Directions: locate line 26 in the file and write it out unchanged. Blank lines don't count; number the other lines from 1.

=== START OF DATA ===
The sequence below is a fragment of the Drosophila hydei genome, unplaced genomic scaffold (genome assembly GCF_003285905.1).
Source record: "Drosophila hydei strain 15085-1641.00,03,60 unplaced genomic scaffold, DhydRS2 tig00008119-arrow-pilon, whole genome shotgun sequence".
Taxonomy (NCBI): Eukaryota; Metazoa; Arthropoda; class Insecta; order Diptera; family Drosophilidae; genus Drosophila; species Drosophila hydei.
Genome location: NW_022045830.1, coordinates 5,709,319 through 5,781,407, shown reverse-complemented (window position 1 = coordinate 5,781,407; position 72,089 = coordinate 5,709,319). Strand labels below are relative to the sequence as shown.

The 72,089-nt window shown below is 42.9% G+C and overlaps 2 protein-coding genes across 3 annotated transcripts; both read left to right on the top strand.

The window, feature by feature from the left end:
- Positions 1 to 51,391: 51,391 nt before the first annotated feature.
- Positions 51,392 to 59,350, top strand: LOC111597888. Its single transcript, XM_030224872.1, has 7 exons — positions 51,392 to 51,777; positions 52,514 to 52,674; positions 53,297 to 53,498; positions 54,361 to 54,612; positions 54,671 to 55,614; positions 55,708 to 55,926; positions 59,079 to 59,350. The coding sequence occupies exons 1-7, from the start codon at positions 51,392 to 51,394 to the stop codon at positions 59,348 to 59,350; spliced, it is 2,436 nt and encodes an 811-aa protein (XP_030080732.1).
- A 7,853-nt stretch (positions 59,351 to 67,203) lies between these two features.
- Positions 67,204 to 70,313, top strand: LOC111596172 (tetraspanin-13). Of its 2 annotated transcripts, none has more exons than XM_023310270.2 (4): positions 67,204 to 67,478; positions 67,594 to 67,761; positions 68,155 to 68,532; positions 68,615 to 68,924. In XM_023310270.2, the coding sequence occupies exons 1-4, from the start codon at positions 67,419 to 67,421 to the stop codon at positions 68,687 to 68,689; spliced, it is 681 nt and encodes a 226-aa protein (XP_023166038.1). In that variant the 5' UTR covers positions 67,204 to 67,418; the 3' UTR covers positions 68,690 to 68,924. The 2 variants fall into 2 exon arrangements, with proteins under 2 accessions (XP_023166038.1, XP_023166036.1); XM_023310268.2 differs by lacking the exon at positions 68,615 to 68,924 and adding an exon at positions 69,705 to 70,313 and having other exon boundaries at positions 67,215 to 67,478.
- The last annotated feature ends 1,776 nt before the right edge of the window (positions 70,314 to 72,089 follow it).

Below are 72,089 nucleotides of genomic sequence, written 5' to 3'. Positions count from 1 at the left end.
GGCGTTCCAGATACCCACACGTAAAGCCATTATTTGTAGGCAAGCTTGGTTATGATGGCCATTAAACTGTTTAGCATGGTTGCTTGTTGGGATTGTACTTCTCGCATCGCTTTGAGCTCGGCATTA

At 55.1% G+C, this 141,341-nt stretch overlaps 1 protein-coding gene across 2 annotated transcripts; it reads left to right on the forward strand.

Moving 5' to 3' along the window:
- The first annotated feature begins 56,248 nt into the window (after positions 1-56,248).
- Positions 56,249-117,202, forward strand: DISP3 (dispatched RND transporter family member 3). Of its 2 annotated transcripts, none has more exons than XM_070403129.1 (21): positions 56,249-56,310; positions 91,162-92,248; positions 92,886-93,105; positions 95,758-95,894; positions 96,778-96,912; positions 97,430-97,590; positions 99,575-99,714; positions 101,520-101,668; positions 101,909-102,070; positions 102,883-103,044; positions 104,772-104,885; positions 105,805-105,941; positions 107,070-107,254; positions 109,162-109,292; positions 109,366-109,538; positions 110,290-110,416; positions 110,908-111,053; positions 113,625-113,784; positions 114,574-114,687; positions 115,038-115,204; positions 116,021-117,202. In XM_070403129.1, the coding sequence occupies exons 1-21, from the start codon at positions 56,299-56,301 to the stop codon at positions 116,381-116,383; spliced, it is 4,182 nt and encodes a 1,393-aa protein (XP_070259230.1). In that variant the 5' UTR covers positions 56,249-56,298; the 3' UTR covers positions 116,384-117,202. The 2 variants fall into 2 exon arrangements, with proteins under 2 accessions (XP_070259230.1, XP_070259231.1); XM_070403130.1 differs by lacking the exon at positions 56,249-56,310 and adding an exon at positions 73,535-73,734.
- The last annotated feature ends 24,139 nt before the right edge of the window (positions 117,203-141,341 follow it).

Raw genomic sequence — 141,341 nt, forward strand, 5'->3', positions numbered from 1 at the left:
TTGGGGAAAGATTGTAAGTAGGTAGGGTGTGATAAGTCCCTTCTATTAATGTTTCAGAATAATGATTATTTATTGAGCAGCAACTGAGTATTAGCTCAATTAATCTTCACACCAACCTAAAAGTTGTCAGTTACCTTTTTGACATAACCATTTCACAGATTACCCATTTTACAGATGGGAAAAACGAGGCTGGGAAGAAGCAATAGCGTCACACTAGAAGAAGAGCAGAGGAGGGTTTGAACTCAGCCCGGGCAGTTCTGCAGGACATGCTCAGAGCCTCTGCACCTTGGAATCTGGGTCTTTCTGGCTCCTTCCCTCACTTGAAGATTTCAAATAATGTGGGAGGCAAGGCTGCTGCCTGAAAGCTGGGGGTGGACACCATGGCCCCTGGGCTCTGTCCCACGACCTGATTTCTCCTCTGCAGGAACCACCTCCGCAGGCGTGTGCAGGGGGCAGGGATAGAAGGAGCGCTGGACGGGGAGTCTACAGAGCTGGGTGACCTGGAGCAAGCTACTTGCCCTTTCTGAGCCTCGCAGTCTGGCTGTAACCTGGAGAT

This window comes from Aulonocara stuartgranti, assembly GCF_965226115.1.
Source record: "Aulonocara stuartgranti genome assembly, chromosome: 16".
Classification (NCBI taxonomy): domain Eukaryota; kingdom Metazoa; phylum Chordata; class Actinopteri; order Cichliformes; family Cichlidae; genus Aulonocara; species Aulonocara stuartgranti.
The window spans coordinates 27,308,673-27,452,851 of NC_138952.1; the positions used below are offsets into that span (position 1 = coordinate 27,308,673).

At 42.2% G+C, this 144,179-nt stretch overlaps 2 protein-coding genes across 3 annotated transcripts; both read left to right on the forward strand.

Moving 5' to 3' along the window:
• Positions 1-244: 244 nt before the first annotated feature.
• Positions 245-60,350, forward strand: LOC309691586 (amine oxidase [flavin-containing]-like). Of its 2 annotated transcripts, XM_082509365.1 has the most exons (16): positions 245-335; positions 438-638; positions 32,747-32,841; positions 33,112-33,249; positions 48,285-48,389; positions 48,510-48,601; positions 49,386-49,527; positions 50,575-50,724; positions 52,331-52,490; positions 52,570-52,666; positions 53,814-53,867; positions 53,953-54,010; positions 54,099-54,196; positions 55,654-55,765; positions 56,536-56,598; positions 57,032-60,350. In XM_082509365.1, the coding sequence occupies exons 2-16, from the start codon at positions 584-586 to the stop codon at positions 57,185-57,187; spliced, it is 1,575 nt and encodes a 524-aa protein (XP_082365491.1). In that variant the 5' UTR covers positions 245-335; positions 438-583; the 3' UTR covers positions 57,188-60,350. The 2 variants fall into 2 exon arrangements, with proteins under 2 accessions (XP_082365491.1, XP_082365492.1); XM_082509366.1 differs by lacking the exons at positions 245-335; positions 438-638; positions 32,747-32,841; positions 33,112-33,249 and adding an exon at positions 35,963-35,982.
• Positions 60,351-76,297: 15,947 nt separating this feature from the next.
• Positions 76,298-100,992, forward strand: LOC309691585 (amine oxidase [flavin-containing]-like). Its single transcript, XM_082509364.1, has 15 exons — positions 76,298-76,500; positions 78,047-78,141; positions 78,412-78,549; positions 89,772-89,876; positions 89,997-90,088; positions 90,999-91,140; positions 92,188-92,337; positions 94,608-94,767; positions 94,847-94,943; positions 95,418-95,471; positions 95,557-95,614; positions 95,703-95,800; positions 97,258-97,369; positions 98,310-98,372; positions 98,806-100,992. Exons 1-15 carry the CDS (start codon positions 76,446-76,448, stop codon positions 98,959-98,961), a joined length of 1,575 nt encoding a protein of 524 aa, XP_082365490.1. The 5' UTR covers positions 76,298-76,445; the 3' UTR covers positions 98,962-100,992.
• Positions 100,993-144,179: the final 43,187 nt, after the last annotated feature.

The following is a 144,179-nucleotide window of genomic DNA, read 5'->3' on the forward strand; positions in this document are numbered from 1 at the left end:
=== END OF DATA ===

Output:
Moving 5' to 3' along the window: